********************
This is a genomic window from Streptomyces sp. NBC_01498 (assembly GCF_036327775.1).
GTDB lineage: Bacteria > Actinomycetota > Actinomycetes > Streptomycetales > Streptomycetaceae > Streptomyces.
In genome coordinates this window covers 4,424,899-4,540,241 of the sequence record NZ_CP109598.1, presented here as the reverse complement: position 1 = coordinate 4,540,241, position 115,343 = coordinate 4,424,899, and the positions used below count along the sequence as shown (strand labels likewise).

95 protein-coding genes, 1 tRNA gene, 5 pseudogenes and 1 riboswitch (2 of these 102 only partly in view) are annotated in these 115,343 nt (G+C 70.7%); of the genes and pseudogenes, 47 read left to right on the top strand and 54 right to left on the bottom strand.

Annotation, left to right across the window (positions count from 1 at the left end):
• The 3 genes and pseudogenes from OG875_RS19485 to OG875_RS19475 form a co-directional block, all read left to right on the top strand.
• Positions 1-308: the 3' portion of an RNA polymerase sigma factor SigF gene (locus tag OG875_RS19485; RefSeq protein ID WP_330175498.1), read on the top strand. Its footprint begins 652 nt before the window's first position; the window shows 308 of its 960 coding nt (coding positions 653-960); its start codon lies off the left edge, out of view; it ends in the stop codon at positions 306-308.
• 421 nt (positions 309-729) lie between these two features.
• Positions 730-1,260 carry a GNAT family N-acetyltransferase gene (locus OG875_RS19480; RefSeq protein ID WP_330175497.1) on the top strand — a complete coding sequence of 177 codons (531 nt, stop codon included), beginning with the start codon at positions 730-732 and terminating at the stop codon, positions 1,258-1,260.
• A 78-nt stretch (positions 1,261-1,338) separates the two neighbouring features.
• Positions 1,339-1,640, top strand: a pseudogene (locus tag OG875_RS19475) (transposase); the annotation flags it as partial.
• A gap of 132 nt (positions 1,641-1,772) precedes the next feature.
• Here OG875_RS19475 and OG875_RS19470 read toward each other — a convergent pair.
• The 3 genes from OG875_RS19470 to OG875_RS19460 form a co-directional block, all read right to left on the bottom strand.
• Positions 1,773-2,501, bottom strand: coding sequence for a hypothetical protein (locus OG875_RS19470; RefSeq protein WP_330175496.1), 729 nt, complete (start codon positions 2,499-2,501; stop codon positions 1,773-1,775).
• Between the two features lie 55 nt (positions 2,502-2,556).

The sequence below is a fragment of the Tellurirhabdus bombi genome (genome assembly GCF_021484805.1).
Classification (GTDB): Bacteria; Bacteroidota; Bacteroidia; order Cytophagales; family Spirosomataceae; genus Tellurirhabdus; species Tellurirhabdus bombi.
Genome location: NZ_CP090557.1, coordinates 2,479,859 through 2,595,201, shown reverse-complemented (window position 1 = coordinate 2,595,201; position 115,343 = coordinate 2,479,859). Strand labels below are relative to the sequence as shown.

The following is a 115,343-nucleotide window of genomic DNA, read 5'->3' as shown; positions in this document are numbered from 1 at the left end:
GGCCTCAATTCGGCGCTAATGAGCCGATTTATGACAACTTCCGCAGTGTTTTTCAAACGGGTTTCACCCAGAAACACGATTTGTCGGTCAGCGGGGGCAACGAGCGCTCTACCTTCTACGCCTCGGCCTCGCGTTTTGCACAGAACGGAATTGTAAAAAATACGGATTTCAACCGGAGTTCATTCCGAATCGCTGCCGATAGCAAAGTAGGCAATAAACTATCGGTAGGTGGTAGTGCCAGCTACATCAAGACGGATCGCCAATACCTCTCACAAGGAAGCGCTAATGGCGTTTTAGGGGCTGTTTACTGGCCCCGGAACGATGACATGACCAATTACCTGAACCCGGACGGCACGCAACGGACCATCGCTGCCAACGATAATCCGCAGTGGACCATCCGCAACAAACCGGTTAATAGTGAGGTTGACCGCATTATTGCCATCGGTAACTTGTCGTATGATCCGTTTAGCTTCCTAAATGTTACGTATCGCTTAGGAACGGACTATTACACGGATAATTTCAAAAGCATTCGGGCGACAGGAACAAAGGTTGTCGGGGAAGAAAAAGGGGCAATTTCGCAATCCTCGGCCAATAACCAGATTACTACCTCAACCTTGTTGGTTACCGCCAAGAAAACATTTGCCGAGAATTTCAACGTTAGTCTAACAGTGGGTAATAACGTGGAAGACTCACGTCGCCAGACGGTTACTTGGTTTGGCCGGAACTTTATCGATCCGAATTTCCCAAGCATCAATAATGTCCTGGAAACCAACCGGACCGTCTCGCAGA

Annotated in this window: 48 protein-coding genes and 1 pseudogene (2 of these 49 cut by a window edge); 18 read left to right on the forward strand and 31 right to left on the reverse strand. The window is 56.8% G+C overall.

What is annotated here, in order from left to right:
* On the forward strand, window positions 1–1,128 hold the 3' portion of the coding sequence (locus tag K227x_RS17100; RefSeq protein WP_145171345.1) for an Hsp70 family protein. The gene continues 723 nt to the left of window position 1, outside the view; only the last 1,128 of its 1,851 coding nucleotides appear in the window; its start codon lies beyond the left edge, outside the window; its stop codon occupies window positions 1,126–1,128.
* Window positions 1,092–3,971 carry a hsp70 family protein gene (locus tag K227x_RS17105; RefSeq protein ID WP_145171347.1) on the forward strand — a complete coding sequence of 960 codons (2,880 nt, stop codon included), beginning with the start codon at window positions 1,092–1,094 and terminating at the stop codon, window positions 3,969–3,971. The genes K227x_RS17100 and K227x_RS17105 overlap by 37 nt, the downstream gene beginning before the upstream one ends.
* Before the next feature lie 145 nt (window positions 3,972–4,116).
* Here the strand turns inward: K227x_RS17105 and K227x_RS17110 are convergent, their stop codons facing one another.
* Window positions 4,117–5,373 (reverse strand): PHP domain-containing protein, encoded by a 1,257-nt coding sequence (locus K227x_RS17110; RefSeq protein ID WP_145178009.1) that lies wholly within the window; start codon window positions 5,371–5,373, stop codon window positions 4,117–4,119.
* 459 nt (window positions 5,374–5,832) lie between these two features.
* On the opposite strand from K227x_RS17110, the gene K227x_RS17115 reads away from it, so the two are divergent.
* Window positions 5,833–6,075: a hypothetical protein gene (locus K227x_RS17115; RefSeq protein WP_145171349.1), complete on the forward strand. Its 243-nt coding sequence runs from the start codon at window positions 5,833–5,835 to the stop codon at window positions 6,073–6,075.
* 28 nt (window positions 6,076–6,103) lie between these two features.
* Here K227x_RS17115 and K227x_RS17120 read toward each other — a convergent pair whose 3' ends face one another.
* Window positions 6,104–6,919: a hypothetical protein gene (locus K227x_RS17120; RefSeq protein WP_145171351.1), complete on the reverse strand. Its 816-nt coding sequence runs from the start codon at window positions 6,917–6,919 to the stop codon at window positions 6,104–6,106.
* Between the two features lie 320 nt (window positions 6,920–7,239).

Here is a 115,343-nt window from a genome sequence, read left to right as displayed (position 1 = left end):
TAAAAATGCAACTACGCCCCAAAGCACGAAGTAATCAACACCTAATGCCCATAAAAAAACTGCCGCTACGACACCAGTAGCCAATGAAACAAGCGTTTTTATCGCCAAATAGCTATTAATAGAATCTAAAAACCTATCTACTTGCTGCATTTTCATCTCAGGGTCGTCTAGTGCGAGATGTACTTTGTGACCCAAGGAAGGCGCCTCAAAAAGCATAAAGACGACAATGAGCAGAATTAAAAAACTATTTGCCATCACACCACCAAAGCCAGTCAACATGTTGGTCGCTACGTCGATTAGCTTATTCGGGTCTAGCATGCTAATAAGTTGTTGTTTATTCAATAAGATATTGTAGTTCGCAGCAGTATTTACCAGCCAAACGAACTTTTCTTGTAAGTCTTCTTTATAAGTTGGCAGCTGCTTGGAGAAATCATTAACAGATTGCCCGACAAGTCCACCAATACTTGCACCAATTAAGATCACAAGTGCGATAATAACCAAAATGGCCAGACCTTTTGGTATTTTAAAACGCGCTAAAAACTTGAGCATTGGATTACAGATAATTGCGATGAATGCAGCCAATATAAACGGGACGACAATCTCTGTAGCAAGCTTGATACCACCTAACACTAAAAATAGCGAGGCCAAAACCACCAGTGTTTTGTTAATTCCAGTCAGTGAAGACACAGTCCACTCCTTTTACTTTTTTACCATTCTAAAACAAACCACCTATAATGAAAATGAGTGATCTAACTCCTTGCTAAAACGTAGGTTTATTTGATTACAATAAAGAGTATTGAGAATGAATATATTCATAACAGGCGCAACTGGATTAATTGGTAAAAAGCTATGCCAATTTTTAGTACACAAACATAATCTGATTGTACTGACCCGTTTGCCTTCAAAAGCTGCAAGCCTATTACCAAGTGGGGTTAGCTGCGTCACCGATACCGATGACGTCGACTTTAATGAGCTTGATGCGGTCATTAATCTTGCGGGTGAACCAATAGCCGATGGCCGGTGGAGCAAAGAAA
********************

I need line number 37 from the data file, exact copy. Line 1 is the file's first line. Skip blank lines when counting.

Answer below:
TAAAAATGCAACTACGCCCCAAAGCACGAAGTAATCAACACCTAATGCCCATAAAAAAACTGCCGCTACGACACCAGTAGCCAATGAAACAAGCGTTTTTATCGCCAAATAGCTATTAATAGAATCTAAAAACCTATCTACTTGCTGCATTTTCATCTCAGGGTCGTCTAGTGCGAGATGTACTTTGTGACCCAAGGAAGGCGCCTCAAAAAGCATAAAGACGACAATGAGCAGAATTAAAAAACTATTTGCCATCACACCACCAAAGCCAGTCAACATGTTGGTCGCTACGTCGATTAGCTTATTCGGGTCTAGCATGCTAATAAGTTGTTGTTTATTCAATAAGATATTGTAGTTCGCAGCAGTATTTACCAGCCAAACGAACTTTTCTTGTAAGTCTTCTTTATAAGTTGGCAGCTGCTTGGAGAAATCATTAACAGATTGCCCGACAAGTCCACCAATACTTGCACCAATTAAGATCACAAGTGCGATAATAACCAAAATGGCCAGACCTTTTGGTATTTTAAAACGCGCTAAAAACTTGAGCATTGGATTACAGATAATTGCGATGAATGCAGCCAATATAAACGGGACGACAATCTCTGTAGCAAGCTTGATACCACCTAACACTAAAAATAGCGAGGCCAAAACCACCAGTGTTTTGTTAATTCCAGTCAGTGAAGACACAGTCCACTCCTTTTACTTTTTTACCATTCTAAAACAAACCACCTATAATGAAAATGAGTGATCTAACTCCTTGCTAAAACGTAGGTTTATTTGATTACAATAAAGAGTATTGAGAATGAATATATTCATAACAGGCGCAACTGGATTAATTGGTAAAAAGCTATGCCAATTTTTAGTACACAAACATAATCTGATTGTACTGACCCGTTTGCCTTCAAAAGCTGCAAGCCTATTACCAAGTGGGGTTAGCTGCGTCACCGATACCGATGACGTCGACTTTAATGAGCTTGATGCGGTCATTAATCTTGCGGGTGAACCAATAGCCGATGGCCGGTGGAGCAAAGAAA